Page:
Facebook Serves as the Primary Source of Election News for College Students, Survey
In 2016, more than 20 million college students will be eligible to vote for the next president. So far this election cycle, the crop of candidates have experimented with different methods for connecting with these young voters, through rallies, interactive debates, and, especially, social media. A recent survey shows that capitalizing on the latter could prove key to securing four years in the oval office.
Fluent, a Boston-based college insights and marketing firm, just released the results of a survey in which 1,000 college students were asked where they get their information about the presidential election. Nearly half of students surveyed cited social media as their primary source for political news and updates. Comparatively, 38% of respondents said they turn to traditional news media, like TV, first.
“We’re all interested in college students and what they care about,” said Michael Carey, EVP of Client Services at Fluent, who oversaw the survey. “If these candidates can reach them correctly and if they’re on point with what matters to them, they’ll stand out in the crowd.”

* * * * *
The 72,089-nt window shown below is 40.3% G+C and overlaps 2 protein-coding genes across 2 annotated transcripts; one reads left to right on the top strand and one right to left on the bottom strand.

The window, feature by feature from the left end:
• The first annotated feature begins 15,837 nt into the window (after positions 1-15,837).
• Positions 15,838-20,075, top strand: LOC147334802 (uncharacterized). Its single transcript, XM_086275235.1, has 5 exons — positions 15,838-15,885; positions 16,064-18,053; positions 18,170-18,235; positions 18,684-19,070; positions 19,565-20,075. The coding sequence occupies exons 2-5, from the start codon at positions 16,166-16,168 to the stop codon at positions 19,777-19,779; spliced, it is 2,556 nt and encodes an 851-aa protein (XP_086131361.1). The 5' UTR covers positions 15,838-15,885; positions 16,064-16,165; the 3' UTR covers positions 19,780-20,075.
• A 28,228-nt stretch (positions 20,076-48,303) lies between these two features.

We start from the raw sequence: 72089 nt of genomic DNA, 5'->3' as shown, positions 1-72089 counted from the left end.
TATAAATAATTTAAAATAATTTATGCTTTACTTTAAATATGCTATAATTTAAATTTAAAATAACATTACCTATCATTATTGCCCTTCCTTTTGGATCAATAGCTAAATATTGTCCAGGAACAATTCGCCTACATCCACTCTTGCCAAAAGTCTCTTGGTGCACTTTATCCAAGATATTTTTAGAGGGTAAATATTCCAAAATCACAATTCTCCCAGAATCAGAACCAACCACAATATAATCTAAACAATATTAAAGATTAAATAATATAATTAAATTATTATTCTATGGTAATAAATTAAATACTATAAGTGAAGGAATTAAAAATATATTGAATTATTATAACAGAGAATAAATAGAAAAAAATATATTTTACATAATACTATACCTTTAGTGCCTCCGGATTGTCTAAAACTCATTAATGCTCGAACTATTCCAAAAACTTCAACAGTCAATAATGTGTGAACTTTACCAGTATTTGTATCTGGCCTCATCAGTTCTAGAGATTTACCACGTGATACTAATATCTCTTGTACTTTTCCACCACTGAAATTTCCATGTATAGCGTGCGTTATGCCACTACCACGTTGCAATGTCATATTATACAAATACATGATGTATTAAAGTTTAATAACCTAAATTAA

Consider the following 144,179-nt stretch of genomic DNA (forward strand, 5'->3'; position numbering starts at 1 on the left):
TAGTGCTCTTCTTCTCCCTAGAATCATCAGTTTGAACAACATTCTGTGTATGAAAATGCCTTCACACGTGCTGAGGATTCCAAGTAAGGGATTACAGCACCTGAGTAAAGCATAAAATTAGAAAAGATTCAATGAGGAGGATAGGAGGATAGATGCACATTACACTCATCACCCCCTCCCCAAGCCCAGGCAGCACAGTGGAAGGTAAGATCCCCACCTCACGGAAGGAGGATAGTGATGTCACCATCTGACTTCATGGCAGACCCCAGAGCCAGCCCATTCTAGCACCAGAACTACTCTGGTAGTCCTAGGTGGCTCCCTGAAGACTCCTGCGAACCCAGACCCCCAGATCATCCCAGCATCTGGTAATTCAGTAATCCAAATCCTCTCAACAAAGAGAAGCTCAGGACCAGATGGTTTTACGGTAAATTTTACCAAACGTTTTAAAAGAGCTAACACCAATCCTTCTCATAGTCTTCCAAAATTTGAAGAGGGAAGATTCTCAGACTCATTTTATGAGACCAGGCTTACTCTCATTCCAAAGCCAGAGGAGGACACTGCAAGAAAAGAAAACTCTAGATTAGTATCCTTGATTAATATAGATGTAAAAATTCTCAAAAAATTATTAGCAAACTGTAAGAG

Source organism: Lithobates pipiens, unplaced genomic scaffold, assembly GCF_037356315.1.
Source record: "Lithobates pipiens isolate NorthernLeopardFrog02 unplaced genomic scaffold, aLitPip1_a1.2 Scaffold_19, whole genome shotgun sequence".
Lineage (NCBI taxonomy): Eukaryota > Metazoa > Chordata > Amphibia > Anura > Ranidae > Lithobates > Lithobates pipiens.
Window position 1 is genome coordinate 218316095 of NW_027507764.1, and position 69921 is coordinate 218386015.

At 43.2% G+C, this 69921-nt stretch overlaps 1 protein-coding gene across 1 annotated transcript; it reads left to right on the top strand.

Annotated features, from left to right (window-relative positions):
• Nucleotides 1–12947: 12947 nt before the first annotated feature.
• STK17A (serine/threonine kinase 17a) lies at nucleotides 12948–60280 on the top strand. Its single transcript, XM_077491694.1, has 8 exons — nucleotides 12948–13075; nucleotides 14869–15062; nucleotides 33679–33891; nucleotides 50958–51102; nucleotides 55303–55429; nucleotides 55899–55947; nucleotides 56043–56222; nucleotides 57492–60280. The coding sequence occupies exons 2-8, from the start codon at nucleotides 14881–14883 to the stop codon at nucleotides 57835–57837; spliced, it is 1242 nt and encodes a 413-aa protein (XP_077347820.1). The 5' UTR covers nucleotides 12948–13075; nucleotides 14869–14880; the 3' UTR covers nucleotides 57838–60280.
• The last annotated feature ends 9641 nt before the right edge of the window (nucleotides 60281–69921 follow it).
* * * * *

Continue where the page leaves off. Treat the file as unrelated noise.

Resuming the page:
80 percent of those who chose social media selected Facebook as their go-to channel for news about the election, Twitter came in a far second.
“We’ve all heard that Facebook isn’t cool and they’re not on Facebook, but this proves that they are and they’re using it to find out about election news,” says Carey. “Facebook is a safe forum for them to get educated about politics and form opinions on candidates based on news they see in their news feed.”
Carey notes that the objective is no longer to “rock the vote,” it’s getting voters educated about each candidate before they head to the polls. A high 84% of those surveyed said they planned on voting during this coming election.
Some candidates are doing a better job than others at reaching this important audience. “There are some implications for candidates: soundbite messaging is key and also relationship building because students have a slight mistrust of politicians,” says Carey.
If candidates want to use Facebook to their advantage, they’d focus on communicating their stances on relatable issues like student loan debt and raising the minimum wage. “Candidates who are using the platform to connect to this audience and spending digital ad money on Facebook will win their attention.”
This article was written by Natalie Sportelli from Forbes and was legally licensed through the NewsCred publisher network.
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